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Boeing 737 MAX 9 Back in the Skies


New York, NY - Today, the FAA approved a path back to the skies for the 179 grounded Boeing 737 MAX 9 aircraft. While the news is undoubtedly a breath of fresh air for Boeing, it also comes with bittersweet news that another extensive investigation will be launched into its safety culture. The FAA also further stated that a production expansion would not be granted to the Boeing 737 MAX backlog currently being produced. As mentioned, the family's MAX 7 and MAX 10 variants are still in the middle of the certification process.

The reimplementation will not happen overnight, of course. Before each Boeing 737 MAX 9 is signed off to rejoin the rest of the fleet, an extensive inspection must be completed to examine all components of the plug-type door, including the bolts, fittings, and guide tracks. The inspection also requires tightening fasteners and detailed inspections of "dozens of other related components."

Alaska Airlines is confident inspections will require approximately twelve man-hours of labor, with the whole grounded fleet back in the skies this time next week (barring any setbacks, of course). United Airlines shared a similar sentiment, with their fleet tentatively scheduled to return to full operations by next Sunday.

Boeing, however, continues to remain under the microscope. CEO Dave Calhoun had to once again defend the once-great aircraft manufacturer's integrity forcefully. Calhoun acknowledged the severity of the situation and promised full transparency as the further in-depth investigation into their safety culture moves forward.

“We fly safe planes. We don’t put planes in the air that we don’t have 100% confidence in.” - Boeing CEO Dave Calhoun.


A Copa Airlines Boeing 737 MAX 9 taxis out of the ramp in Orlando.


Am I Safe?

At the beginning of this fiasco, a friend contacted me to ensure she could fly a Southwest Airlines Boeing 737 MAX 8 (shoutout Mary) to Denver without buckling extra tightly. I later found out during this conversation that a Facebook group full of concerned travelers was doubting future flying plans for Boeing 737 MAX aircraft. While I understand the concerns, this is simply an example of our body's natural ability to catastrophize.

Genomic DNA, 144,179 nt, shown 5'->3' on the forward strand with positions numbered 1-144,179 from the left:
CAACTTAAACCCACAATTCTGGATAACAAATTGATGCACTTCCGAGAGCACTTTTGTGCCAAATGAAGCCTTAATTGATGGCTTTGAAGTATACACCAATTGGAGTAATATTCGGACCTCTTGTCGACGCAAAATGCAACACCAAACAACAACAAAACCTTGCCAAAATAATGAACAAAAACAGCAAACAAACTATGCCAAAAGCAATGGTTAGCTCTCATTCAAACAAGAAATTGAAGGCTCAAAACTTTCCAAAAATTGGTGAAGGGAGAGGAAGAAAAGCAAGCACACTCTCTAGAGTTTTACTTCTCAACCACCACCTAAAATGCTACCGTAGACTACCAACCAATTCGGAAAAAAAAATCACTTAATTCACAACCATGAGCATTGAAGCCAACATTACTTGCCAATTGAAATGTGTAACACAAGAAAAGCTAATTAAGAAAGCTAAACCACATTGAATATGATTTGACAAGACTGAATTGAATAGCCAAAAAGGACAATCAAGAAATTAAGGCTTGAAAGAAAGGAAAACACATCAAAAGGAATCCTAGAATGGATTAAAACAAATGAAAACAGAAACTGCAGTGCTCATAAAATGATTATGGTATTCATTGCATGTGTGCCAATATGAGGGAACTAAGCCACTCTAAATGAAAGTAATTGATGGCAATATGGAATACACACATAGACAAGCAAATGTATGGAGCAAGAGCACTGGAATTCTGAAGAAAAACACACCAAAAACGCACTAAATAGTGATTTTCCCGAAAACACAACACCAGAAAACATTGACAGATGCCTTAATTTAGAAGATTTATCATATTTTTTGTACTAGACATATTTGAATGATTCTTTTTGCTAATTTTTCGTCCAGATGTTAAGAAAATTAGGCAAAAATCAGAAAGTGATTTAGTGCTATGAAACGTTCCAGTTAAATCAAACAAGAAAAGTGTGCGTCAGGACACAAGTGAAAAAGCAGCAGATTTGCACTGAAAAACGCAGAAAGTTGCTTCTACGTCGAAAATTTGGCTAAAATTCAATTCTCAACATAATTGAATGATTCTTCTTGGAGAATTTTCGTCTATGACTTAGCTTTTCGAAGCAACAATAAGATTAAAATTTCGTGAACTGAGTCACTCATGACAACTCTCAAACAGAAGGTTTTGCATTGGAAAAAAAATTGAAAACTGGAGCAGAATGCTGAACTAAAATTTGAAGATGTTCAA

For starters, it helps to familiarize yourself briefly with the different variants. The Boeing 737 MAX 8 was entirely unaffected by this incident. However, I am sure that if you ask each operator of the type, there was some quantifiable adverse impact associated with the plane in question. Southwest, set to be the launch customer for the Boeing 737 MAX 7, currently only operates the family's Boeing 737 MAX 8 variant. The MAX 8 does not seat enough passengers for the aft plug-type emergency exit door.



For those indeed flying on the Boeing 737 MAX 9, speaking from someone who has experienced it himself, I can say it is quite an enjoyable aircraft. Especially combined with Alaska and United's fresh interior, there is not much to dislike about its quality. Talking with flight operations personnel, the Boeing 737 MAX 9 is very dependable and ultimately gets the job done according to projections.

You can ultimately feel reassured and comfortably safe if you are flying on these aircraft. The FAA, particularly following the MCAS issue of years past, would not send this airplane back into the skies if it was not unquestionably ready. Any news moving forward about investigations into the incident is beyond the scope of the accident, namely Boeing's culture of safety.

I have spoken to a future Boeing 737 MAX pilot who admits he does not get a fuzzy feeling about flying aircraft fresh out of the Boeing factory in Renton, WA. I mean, who would be? This is a natural human reaction after the public lost so much trust in the once-great aerospace manufacturer. Every event like this will be scrutinized to the fullest extent, so make no mistake that there will be a significant fallout if any ongoing corruption is uncovered.

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